Dec 27, 2012 10:38 AM by Marissa Torres
It's estimated one out of every eight children in the US has a food allergy. A number that's shot up nearly 20 percent since the 1990's. There's no cure, so the only way to protect those kids is to help them avoid the foods that make them sick.
Now a new approach to fight food allergies has doctors feeding kids the very thing they're allergic to.
It wasn't long that cooking up eggs for breakfast was unthinkable for Alex Pritchard. As a baby he was diagnosed with severe food allergies, including eggs.
"It's in everything. Everything from flu-shots to meatballs, because you use egg as a hinder when you cook" says Alex's mom, Tammy.
Because of that, Alex spent most of his life avoiding a wide range of foods, until now.
"It took a while for him to get to that point, but you know, his life has completely changed."
That change is credited to what's called "immunotherapy." It's a therapy based on exposure, not avoidance. Patients are first put through a test, developed at National Jewish Health in Denver, called a food challenge, that tells doctors what foods kids are allergic to.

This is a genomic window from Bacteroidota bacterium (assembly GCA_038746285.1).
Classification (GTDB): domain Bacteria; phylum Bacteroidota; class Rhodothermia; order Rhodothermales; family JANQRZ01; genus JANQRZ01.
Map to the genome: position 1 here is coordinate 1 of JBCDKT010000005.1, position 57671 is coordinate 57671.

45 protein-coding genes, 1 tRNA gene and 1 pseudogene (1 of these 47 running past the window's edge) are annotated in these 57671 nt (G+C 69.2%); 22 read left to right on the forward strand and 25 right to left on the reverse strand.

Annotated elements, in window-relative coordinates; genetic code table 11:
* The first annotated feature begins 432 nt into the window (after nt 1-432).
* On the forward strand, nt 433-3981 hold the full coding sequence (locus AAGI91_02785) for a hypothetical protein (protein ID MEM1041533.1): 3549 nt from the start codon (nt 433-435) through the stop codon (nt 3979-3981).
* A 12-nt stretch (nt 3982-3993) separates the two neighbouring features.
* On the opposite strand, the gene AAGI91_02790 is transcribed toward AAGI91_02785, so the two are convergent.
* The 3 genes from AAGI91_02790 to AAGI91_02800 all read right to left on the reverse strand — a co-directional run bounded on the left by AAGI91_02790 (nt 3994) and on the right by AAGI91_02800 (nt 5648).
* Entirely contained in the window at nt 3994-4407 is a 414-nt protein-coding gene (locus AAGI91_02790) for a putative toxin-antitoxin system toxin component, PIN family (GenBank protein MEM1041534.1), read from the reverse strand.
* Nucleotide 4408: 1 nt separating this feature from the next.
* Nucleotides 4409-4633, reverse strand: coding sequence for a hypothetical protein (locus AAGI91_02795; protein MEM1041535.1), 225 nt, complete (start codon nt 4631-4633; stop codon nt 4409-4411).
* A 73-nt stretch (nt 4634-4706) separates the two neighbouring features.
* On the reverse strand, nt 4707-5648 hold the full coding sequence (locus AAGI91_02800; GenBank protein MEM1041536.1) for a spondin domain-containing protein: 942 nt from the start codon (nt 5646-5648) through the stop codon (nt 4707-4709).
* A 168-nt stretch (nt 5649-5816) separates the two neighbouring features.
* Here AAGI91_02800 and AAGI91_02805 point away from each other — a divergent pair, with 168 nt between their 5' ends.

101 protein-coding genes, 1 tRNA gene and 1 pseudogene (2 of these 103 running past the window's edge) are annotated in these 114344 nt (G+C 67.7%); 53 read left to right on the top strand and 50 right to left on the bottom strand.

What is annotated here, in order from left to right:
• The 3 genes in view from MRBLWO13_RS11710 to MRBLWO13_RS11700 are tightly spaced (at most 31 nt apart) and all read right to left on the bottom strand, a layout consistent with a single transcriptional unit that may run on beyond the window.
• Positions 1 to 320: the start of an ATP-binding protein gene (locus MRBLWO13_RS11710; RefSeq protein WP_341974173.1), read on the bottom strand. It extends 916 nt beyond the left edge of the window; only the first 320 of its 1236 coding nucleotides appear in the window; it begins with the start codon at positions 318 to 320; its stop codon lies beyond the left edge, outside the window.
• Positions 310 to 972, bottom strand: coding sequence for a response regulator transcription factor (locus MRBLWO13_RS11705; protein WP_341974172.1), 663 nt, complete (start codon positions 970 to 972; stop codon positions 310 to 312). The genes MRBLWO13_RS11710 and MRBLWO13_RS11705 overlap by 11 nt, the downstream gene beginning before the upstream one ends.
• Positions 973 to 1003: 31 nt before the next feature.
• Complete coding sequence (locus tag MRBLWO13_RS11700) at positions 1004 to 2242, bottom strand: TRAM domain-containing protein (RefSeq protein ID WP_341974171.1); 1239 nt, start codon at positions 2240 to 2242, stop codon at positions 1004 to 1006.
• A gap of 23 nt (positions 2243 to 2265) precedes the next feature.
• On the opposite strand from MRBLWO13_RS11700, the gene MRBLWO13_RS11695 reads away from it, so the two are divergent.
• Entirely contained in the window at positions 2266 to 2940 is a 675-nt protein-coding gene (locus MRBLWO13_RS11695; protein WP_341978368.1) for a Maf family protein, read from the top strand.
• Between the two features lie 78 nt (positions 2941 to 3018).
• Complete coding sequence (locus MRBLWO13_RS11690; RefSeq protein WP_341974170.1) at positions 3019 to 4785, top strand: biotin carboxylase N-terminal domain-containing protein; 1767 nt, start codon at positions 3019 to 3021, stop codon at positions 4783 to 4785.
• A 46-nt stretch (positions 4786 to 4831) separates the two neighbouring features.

Using small doses of powdered food, the idea is to expose children to the foods they're allergic to- little by little, day by day.
"The overall goal is to see if they can actually outgrow their allergies, meaning they can actually develop a tolerance over time" says Dr. David Fleischer with National Jewish Health.
And early results show the strategy is working. In the past year, researchers have reported positive results for both egg and peanut allergies, though their results come with a caution.
"We're dealing with food allergens that can be very dangerous. This is not something that can be done at home."
National Jewish Health doctors say they've seen a lot of success so far with this therapy, but the approach is still in the early stages and need more time to develop it.